Here in Washington, D.C., I often feel like moral, bipartisan leadership in politics is on life support. This week, news headlines detailed the ongoing saga of a speakerless House amid an escalating crisis in the Middle East and another potential government shutdown. But beneath the headlines, there are other costs of our ongoing political dysfunction, including a story I think deserves more attention: Congress’s failure to renew a bipartisan program that has helped save 25 million lives in its nearly 20-year history.
First authorized in 2003, the U.S. President’s Emergency Plan for AIDS Relief is one of the most hopeful examples of what bold, bipartisan leadership can accomplish. Yet as I write this, PEPFAR has not been reauthorized due to unfounded claims from conservative advocacy groups that the program helps support access to abortion in other countries (it doesn’t — but more on that later).
In the late ’90s and early 2000s HIV/AIDS was ravaging sub-Saharan Africa as well as many other parts of the world; many people lacked access to treatment. As a disease associated with sex and sexuality, AIDS was shrouded in stigma, shame, and silence; many churches in Africa (and, for that matter, in the U.S.) initially responded with fear and judgment rather than compassion and justice. With the cost of antiretroviral drugs being prohibitively high, the political and public health establishment viewed providing treatment in low- and middle-income countries as either not feasible or cost effective. And while groups like Partners in Health and Doctors Without Borders had already shown how HIV/AIDS treatment could be done in the global South, the political and moral will to fund such a program at an international scale was sorely missing.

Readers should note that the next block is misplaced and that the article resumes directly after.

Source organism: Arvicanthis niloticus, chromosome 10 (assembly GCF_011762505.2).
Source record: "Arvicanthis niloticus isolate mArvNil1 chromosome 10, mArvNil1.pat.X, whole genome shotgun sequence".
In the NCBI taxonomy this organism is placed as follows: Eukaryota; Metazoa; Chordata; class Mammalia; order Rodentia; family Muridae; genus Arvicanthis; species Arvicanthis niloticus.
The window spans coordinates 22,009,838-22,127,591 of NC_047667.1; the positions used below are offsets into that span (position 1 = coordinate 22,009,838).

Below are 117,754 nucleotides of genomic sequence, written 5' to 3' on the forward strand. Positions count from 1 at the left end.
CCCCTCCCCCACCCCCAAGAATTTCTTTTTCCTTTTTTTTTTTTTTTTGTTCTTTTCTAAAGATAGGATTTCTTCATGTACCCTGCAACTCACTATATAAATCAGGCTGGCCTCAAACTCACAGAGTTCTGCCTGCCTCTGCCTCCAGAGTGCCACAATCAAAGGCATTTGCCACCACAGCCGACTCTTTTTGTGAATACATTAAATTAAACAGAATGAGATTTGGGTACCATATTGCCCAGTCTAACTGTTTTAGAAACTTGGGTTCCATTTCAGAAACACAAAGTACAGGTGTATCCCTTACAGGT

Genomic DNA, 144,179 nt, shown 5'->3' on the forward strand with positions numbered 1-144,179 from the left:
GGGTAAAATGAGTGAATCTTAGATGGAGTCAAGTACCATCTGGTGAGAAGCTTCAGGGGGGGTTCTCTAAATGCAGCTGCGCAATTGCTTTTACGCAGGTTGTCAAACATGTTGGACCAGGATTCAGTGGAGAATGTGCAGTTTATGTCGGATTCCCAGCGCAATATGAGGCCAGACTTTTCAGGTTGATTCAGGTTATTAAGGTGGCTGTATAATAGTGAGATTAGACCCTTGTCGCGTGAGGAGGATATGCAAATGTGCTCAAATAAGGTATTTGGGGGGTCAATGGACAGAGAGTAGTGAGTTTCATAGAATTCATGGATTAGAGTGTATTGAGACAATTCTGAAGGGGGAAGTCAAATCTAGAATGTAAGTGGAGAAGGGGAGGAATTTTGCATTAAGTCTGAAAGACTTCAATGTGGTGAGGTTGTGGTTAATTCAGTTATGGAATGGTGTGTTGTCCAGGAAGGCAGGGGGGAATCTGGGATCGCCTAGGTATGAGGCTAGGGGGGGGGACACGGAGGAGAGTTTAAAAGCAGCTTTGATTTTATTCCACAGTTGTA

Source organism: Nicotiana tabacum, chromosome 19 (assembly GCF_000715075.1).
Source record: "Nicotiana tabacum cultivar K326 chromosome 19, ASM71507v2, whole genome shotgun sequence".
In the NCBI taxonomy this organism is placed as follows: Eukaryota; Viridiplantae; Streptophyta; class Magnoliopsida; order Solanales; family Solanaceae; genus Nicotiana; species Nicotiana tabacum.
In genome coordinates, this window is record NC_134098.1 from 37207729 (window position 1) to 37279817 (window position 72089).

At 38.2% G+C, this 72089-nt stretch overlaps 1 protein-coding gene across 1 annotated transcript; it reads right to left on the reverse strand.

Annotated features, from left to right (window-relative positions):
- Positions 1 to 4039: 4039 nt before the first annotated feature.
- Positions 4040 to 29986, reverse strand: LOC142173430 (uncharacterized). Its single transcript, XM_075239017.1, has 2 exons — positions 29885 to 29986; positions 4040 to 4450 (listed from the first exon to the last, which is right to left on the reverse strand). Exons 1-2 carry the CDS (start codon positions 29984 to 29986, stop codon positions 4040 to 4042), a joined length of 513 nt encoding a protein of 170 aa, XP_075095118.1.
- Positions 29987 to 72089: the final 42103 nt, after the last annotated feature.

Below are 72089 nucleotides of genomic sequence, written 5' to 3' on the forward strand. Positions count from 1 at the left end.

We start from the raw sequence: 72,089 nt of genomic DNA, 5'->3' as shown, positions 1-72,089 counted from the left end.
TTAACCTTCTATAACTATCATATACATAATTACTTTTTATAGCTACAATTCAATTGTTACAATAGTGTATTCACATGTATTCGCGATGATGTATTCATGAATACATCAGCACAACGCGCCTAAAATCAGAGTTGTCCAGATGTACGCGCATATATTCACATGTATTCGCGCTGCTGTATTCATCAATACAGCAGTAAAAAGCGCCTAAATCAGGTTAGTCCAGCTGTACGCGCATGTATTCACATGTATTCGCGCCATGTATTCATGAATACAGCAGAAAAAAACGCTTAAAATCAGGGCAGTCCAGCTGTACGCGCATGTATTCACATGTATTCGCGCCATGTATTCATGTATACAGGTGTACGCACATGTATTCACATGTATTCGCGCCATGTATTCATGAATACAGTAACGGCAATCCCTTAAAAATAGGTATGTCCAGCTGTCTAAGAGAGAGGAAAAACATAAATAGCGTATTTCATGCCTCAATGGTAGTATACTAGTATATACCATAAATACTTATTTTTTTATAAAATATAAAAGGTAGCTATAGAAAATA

Enter President George W. Bush’s 2003 State of the Union address in which he announced what became PEPFAR as “a work of mercy beyond all current international efforts to help the people of Africa.” As Bush explained earlier this year, Mike Gerson, his speechwriter, was one of the people who played an integral role in convincing Bush to develop the groundbreaking initiative. An evangelical Christian, Gerson said his faith compelled him to see the AIDS crisis as a humanitarian and pro-life issue. As Gerson put it in a 2017 op-ed when then-President Donald Trump had threatened to reduce PEPFAR’s funding: “Among evangelical Christians, what definition of being ‘pro-life’ does not include saving millions of lives from preventable disease and death?”
Several months after Bush’s address, PEPFAR was signed into law with support from both Democratic and Republican lawmakers.
But as is still the case today, bipartisan programs take effort — and bringing PEPFAR to life was no small feat. It required navigating a host of controversial issues such as the use of condoms and perceptions of the disease. It required enlisting the support of social conservatives. It required making an economic, a national security, and a humanitarian argument. It required raising awareness and galvanizing political will.
I had seen the devastation of HIV/AIDS and the hope that antiretroviral drugs offered while working in HIV prevention programs in Zambia in the summer of 2000. I returned to the U.S. convinced that the HIV/AIDS crisis would be a defining crisis for my generation and determined to mobilize both the church and college students in the fight against it. PEPFAR gave me an early and formative experience around how activism and movement building can change the course of a pandemic and unleash hope for millions. I’m proud to have been a part of efforts to build the “big tent” coalition of gay rights activists, physicians, people living with HIV, students, conservative Christians, and many others who together generated robust and lasting bipartisan Congressional support behind PEPFAR.